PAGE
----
A Complete Guide to Fabric Dry Rate Test (AATCC 201) and Quick-drying Clothing

What is the Dry Rate in Textiles?

To answer this question, you first need to know about quick-drying clothes. Imagine this scenario: going out in summer, even if you have enough sun protection, you can’t avoid sweating.

If the sweat on your clothes cannot evaporate in time, your skin will be sticky and uncomfortable. On the contrary, if you wear a quick-drying T-shirt, the sweat will evaporate immediately, and you will be very pleasant!

What are quick-drying clothes? As the name suggests, a quick-drying clothe is a piece of clothing that dries quickly. However, quick-drying clothing dries quickly not by absorbing the sweat, but by evaporating it through air circulation, quickly transferring it to the surface of the clothing, thus achieving the purpose of quick-drying.

Quick Drying Clothing


Therefore, for manufacturers specializing in quick-drying clothes, it is important to assess whether a fabric is suitable for quick-drying clothes.

Therefore, in the program of textile testing, there is the index of fabric quick-drying rate. The drying rate of fabric refers to the ability of clothing to dry quickly through air circulation or other methods after absorbing moisture in a humid environment. This indicator is often used to measure the moisture absorption and quick-drying properties of fabrics to keep the wearer dry and comfortable. Common quick-drying fabrics will be characterized by good moisture absorption, rapid perspiration, and drying.


What Kind of Fabrics Can Meet the Standard of Quick-drying Clothes?

In the case of the same external conditions, the drying speed of quick-drying clothes is about 50% faster than ordinary cotton fabrics, so in the case of sports or outdoor activities, wearing moisture-wicking and quick-drying clothes is more comfortable than wearing ordinary cotton fabric fabrics, so quick-drying clothes are highly favored by outdoor sportsmen.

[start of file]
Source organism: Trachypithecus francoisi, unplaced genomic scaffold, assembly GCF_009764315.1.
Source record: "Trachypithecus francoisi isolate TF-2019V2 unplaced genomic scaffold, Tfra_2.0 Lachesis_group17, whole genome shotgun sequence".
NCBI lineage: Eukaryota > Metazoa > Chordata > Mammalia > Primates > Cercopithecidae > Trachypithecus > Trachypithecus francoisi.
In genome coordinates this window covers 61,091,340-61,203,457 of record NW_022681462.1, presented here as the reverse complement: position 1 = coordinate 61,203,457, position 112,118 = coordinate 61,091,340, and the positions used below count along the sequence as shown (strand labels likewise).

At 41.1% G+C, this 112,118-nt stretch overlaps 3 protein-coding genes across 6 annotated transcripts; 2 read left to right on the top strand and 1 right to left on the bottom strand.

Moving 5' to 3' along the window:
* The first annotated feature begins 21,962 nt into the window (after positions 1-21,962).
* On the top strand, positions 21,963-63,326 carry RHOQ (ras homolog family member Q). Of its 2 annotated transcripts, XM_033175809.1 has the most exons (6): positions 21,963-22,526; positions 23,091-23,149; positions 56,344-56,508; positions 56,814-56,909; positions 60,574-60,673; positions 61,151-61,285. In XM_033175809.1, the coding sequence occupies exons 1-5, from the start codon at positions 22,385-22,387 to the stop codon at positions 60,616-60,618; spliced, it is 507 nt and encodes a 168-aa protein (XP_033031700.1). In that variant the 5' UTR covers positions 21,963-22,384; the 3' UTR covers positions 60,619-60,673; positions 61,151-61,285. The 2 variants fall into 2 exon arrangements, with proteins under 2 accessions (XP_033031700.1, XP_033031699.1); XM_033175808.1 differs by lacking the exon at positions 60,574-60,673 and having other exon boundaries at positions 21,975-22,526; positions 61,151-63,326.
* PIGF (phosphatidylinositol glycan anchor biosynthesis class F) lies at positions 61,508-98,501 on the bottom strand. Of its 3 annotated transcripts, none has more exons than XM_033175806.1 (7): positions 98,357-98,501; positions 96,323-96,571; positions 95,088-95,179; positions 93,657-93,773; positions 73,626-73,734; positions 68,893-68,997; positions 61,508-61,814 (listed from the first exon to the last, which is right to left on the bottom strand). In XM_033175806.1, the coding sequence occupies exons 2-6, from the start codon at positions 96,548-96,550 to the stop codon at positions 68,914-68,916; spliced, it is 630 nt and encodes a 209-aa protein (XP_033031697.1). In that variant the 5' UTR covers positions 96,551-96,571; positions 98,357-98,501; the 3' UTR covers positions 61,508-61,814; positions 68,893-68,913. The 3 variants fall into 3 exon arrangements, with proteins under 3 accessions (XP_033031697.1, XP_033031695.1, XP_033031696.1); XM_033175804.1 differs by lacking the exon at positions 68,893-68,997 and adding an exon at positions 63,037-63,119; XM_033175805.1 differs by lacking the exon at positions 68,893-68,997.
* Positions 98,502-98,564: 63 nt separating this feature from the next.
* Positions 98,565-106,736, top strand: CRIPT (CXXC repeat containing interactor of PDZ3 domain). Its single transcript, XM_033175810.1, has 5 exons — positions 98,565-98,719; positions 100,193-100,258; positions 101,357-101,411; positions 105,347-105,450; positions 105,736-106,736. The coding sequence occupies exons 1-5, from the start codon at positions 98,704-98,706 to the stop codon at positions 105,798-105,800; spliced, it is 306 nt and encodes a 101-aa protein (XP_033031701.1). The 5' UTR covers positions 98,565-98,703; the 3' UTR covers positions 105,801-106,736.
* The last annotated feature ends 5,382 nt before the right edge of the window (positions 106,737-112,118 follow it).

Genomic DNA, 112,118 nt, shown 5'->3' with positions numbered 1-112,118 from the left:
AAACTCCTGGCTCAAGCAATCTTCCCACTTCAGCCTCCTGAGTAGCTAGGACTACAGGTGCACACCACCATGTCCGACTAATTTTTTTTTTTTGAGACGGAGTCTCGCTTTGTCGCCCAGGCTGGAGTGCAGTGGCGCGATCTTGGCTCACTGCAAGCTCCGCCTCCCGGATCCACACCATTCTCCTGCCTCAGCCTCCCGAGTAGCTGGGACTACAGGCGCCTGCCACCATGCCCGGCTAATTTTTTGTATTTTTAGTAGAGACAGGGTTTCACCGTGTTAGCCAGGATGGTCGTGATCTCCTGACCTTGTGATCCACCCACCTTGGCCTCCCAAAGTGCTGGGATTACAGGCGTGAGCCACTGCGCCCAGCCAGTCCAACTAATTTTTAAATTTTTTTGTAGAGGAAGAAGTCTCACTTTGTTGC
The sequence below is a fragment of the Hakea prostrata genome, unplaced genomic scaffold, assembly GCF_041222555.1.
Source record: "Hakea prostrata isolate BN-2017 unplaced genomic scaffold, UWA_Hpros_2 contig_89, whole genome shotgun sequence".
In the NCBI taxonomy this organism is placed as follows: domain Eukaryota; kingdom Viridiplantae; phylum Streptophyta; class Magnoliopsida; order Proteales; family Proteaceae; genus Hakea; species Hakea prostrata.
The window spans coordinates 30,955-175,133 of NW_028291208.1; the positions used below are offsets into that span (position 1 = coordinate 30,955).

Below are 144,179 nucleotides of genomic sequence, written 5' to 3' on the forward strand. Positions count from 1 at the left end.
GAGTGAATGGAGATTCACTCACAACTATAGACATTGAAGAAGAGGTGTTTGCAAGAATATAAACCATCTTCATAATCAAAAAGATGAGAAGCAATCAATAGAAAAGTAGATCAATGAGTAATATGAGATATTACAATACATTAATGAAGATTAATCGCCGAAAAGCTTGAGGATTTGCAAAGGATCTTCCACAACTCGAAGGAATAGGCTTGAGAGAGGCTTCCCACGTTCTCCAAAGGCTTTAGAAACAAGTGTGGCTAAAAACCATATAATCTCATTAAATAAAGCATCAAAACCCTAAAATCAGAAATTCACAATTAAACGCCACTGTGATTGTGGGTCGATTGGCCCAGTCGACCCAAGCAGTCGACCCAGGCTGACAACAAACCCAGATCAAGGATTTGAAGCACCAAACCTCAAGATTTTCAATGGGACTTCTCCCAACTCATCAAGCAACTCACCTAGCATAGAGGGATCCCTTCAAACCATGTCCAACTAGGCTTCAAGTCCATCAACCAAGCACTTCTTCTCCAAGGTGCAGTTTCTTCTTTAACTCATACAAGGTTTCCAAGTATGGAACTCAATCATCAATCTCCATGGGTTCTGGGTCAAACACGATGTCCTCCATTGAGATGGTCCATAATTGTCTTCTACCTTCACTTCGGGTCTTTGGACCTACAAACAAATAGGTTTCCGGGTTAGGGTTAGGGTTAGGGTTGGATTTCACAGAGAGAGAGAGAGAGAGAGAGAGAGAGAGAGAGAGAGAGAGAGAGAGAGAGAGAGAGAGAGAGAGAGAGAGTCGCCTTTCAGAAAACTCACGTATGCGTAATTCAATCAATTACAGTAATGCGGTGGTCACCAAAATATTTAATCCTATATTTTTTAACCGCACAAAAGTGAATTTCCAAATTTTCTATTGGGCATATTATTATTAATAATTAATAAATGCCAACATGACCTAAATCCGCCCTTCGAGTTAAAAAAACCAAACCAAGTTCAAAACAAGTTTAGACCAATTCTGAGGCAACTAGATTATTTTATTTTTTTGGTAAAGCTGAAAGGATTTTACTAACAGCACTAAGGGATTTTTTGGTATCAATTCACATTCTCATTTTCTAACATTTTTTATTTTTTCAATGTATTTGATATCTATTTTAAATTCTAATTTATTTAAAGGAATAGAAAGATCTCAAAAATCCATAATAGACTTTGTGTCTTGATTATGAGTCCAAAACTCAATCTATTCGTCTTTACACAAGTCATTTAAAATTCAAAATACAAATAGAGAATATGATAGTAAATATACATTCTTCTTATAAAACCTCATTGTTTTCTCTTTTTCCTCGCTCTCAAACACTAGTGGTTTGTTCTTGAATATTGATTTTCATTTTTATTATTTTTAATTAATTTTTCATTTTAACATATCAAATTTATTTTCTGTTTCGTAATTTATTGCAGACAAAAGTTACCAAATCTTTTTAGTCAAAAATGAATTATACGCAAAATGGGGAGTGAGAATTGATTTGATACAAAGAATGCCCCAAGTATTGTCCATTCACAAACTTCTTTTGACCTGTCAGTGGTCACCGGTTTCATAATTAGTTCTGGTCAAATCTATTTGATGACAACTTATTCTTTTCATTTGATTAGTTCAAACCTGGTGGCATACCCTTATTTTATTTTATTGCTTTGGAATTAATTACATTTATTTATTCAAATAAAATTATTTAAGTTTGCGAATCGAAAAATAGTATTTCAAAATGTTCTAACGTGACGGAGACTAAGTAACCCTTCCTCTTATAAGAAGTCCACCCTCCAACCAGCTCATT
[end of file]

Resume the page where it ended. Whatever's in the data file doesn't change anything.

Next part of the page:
The Birth and Development of Quick-drying Clothes

The rapid popularization of quick-drying clothing has only occurred in recent decades.

Before that, cotton was generally the preferred material for sportswear due to its excellent moisture absorption. However, the disadvantage of cotton clothing is that it is not easy to dry after being soaked in sweat, and the body is like being wrapped up in a wet cloth after sweating, which is very uncomfortable. While the chemical fibers are easy to dry but poor moisture absorption, so sweat can not be eliminated in time, accumulating on the surface of the skin, stuffy and airless. Then the two properties— “moisture absorption” and “fast drying” were previously seen as irreconcilable contradictions.

With the advancement of material technology, chemical modification technology has emerged. Researchers try to enhance or improve the function of non-hydrophilic fabrics in absorbing, transferring, and discharging water through fiber modification or special fabric structure design so that they are both water-absorbent and moisture-conducting at the same time. Compared with untreated cotton clothing, this kind of chemical fiber fabric is more likely to evaporate moisture and dry faster. This has led to the achievement of moisture-wicking and quick-drying clothes.


What Are the Common Fabrics for Quick-drying Clothes?

Dr. Yarn Fiber

Dr. Yarn fiber is known as polypropylene fiber, commonly known as polypropylene, of which the ultra-fine denier polypropylene is a new variety that is like a simulation of silk, in addition to the advantages of light specific gravity, good warmth, and strength, corrosion-resistant, abrasion-resistant, etc., also both environmentally friendly, soft, moisture-conducting and fast-drying, breathable and so on. It is an excellent choice of quick-drying clothing.



Polyester Fiber

100% polyester fiber will give a feeling of wearing a layer of nylon in the body. It’s not comfortable or breathable. To avoid this, different brands have their solutions according to their functional positioning. Some will choose the new weaving method to avoid the discomfort feeling that brought by polyester fiber after absorbing water; Some are relatively more focused on adding some cotton and other components to polyester fiber; Some can make cotton fiber and other fabrics also have a very good quick-drying function.